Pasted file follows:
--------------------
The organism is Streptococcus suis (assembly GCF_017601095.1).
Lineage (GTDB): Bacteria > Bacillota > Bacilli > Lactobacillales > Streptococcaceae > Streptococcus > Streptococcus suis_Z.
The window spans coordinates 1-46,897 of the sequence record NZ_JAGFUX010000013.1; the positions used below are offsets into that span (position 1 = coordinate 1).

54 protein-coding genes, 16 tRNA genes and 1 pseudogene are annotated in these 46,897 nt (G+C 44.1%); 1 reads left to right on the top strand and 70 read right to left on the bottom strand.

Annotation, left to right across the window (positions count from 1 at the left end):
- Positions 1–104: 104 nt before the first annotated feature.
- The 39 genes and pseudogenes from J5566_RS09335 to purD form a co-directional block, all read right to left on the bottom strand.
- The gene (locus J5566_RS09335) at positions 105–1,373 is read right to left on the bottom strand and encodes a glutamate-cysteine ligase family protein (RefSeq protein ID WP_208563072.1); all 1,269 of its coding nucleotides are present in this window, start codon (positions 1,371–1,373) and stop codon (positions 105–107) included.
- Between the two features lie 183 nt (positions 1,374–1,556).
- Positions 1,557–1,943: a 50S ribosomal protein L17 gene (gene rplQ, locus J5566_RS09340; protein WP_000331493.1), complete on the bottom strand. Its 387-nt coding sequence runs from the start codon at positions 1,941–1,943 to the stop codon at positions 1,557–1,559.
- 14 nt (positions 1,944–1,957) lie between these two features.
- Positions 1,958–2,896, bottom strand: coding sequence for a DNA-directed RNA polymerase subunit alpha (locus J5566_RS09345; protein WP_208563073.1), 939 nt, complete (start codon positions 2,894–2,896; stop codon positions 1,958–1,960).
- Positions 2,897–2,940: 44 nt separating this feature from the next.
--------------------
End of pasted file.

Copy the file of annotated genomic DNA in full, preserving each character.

The organism is Streptococcus suis (assembly GCF_017601095.1).
Lineage (GTDB): Bacteria > Bacillota > Bacilli > Lactobacillales > Streptococcaceae > Streptococcus > Streptococcus suis_Z.
The window spans coordinates 1-46,897 of the sequence record NZ_JAGFUX010000013.1; the positions used below are offsets into that span (position 1 = coordinate 1).

54 protein-coding genes, 16 tRNA genes and 1 pseudogene are annotated in these 46,897 nt (G+C 44.1%); 1 reads left to right on the top strand and 70 read right to left on the bottom strand.

Annotation, left to right across the window (positions count from 1 at the left end):
- Positions 1–104: 104 nt before the first annotated feature.
- The 39 genes and pseudogenes from J5566_RS09335 to purD form a co-directional block, all read right to left on the bottom strand.
- The gene (locus J5566_RS09335) at positions 105–1,373 is read right to left on the bottom strand and encodes a glutamate-cysteine ligase family protein (RefSeq protein ID WP_208563072.1); all 1,269 of its coding nucleotides are present in this window, start codon (positions 1,371–1,373) and stop codon (positions 105–107) included.
- Between the two features lie 183 nt (positions 1,374–1,556).
- Positions 1,557–1,943: a 50S ribosomal protein L17 gene (gene rplQ, locus J5566_RS09340; protein WP_000331493.1), complete on the bottom strand. Its 387-nt coding sequence runs from the start codon at positions 1,941–1,943 to the stop codon at positions 1,557–1,559.
- 14 nt (positions 1,944–1,957) lie between these two features.
- Positions 1,958–2,896, bottom strand: coding sequence for a DNA-directed RNA polymerase subunit alpha (locus J5566_RS09345; protein WP_208563073.1), 939 nt, complete (start codon positions 2,894–2,896; stop codon positions 1,958–1,960).
- Positions 2,897–2,940: 44 nt separating this feature from the next.